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Heavy jail terms for Chinese anti-graft trio: lawyer
by Staff Writers
Beijing (AFP) June 19, 2014

Scandal-hit China official's brother under investigation
Beijing (AFP) June 19, 2014 - China's Communist Party announced an investigation Thursday into the brother of Ling Jihua, a former presidential ally whose reputation was tarnished by a scandalous Ferrari crash that killed his son.

His brother, Ling Zhengce, was being investigated for "serious discipline violations," generally a euphemism for graft, the party's central disciplinary body said on its website.

Ling Jihua's son died as a result of the high-speed crash in Beijing in March 2012 that also left two women passengers hurt, one of whom was naked, according to media reports at the time. Ling was once seen as a close ally of former president Hu Jintao.

His death added to public perceptions of corrupt and high-living officials, and Ling failed to rise up to the party's 25-member Politburo in a party reshuffle in 2012.

The official kept his post in its 205-member central committee but failed to rise to the the next level -- the 25-person Politburo, and was given a lower profile job as part of the party's united front department.

The Communist party's leadership appointments are decided in an opaque process which analysts say depends on backroom deals between competing factions, often based on regional or family ties.

Ling's brother was a vice-president of the Shanxi provincial branch of the Chinese People's Consultative Conference, a debating chamber which is part of China's party-controlled government structure.

Photographs of the crash in 2012 were briefly circulated online, sparking questions about how the son of a government official could afford a luxury sports car worth a reported five million yuan (around $800,000).

Three Chinese anti-corruption activists were sentenced to up to six and a half years in prison on Thursday, a lawyer said, the latest in their grass-roots movement to be jailed despite an official drive against graft.

A court in the central province of Jiangxi sentenced Liu Ping and Wei Zhongping to six and a half years and Li Sihua to three years, Li's lawyer Zhou Ze told AFP.

The three had taken photos of themselves last year holding banners urging government officials to disclose their assets as a curb against corruption.

Liu and Wei were found guilty of disrupting public order, "using evil religion to sabotage law enforcement" and "picking fights and provoking trouble", while Li was convicted only of the final charge.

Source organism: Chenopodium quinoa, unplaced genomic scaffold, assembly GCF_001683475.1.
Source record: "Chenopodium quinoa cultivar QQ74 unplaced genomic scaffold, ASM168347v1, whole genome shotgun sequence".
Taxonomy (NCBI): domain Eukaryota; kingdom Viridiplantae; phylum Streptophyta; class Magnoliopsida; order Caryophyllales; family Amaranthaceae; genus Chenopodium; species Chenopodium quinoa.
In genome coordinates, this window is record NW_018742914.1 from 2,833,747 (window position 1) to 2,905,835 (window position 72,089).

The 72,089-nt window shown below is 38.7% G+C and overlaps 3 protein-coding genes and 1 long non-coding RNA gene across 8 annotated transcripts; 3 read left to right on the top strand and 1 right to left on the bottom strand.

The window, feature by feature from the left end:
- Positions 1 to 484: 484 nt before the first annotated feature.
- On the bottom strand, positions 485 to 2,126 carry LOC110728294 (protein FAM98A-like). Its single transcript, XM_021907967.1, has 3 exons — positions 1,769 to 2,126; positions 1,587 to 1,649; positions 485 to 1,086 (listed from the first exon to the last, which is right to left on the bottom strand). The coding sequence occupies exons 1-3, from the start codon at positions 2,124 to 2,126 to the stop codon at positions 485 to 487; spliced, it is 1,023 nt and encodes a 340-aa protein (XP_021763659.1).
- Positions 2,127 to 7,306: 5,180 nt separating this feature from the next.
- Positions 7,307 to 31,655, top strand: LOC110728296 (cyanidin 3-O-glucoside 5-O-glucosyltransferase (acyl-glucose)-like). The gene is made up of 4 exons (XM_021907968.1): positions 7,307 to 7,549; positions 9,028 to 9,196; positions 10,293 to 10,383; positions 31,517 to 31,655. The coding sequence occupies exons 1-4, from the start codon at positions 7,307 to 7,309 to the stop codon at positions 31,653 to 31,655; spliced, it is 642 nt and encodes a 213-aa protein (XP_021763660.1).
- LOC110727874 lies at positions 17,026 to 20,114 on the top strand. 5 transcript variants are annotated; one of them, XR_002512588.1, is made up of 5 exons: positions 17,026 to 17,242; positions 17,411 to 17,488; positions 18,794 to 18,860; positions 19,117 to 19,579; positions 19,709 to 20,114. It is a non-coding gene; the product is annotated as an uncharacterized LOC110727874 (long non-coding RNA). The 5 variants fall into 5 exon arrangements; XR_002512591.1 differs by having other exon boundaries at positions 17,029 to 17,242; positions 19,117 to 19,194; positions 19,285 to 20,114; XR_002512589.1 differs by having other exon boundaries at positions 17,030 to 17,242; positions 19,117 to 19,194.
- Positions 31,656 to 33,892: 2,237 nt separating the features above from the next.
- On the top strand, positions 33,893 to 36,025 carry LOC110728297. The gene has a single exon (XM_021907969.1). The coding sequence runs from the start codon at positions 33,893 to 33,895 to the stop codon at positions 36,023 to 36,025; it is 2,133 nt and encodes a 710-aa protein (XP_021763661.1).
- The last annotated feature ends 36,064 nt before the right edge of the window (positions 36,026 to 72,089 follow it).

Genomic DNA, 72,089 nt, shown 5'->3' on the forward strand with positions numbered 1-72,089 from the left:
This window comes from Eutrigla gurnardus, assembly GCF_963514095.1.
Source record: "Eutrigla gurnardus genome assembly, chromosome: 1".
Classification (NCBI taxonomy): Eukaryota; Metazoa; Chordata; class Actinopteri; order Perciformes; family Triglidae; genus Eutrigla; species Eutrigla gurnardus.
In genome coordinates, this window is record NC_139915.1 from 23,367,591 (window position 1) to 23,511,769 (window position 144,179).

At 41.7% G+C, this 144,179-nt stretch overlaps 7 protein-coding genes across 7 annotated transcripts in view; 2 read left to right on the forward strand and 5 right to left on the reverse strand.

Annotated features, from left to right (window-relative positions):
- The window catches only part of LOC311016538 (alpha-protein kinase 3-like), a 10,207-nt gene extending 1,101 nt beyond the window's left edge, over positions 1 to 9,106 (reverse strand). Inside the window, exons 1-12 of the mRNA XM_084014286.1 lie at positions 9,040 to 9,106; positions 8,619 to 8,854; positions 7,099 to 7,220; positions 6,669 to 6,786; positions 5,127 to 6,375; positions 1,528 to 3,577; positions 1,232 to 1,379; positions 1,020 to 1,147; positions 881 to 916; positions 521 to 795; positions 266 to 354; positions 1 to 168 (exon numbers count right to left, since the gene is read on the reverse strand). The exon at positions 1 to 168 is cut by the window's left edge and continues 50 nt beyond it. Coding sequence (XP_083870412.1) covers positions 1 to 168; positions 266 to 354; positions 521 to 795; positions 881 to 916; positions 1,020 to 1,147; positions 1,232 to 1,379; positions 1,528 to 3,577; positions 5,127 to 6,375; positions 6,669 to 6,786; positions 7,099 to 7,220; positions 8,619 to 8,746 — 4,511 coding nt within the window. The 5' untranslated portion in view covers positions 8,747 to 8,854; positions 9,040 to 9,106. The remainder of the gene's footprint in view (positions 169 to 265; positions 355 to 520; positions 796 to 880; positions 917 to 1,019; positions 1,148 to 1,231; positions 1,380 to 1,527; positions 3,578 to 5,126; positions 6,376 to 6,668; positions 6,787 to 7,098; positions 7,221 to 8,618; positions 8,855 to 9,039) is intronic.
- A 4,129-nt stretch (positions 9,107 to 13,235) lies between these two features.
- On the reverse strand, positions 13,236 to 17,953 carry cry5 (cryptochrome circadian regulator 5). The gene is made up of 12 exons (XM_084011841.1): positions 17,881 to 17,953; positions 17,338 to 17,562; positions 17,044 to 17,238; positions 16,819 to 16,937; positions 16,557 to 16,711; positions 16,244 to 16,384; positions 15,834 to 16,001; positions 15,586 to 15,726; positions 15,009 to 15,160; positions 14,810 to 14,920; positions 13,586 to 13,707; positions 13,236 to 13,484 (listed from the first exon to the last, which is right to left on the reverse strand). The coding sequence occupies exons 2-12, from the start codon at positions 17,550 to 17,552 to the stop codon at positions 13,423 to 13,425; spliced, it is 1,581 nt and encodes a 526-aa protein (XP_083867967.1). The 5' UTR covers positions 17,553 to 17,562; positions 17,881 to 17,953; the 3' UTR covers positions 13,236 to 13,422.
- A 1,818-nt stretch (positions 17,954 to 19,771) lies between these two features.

Zhou said it was up to the three to choose whether to appeal but added: "Does it matter? The ruling in an appeal is already decided."

Liu and Wei's six-and-a-half-year sentences are the longest handed down to members of their New Citizens Movement so far.

China's courts are controlled by the ruling Communist Party and have a near-perfect conviction rate.

"From the beginning we knew this was a political case, so we had prepared ourselves psychologically," Liu Ping's daughter Liao Minyue told AFP.

"I was not allowed into the court to hear the verdict, and there were a lot of police outside," she said, adding that she felt "very upset" about the outcome.

Under President Xi Jinping, who ascended to the top of the party in late 2012, China has cracked down on dissent including prosecuting around a dozen of the New Citizens.

Participants in the loose and moderate group held small periodic protests and focused on issues such as corruption, migrant rights and education.

Party leaders have also vowed to root out rampant official corruption, but fear that organised popular movements could challenge their control.

A founder of the New Citizens Movement, lawyer Xu Zhiyong, was sentenced to four years' jail in April. Numerous other Beijing-based participants have also received prison terms of several years for disrupting public order.

"The charges against these activists were preposterous from the very beginning," William Nee, a researcher for campaign group Amnesty International, said of the Jiangxi trio in an emailed statement.

"The harsh sentences are just the latest moves in the politically motivated crackdown on the New Citizens Movement."

Authorities have also sought to stifle online social networks -- a useful way to organise activities and share information and ideas -- by threatening to jail those who spread "rumours".

They detained rights lawyers and activists ahead of the sensitive June 4th anniversary of the deadly 1989 crackdown on pro-democracy Tiananmen protests.

Among those, the prominent rights lawyer Pu Zhiqiang -- who had represented one of the Jiangxi activists -- was arrested last week on suspicion on creating disturbances and illegally obtaining personal information.


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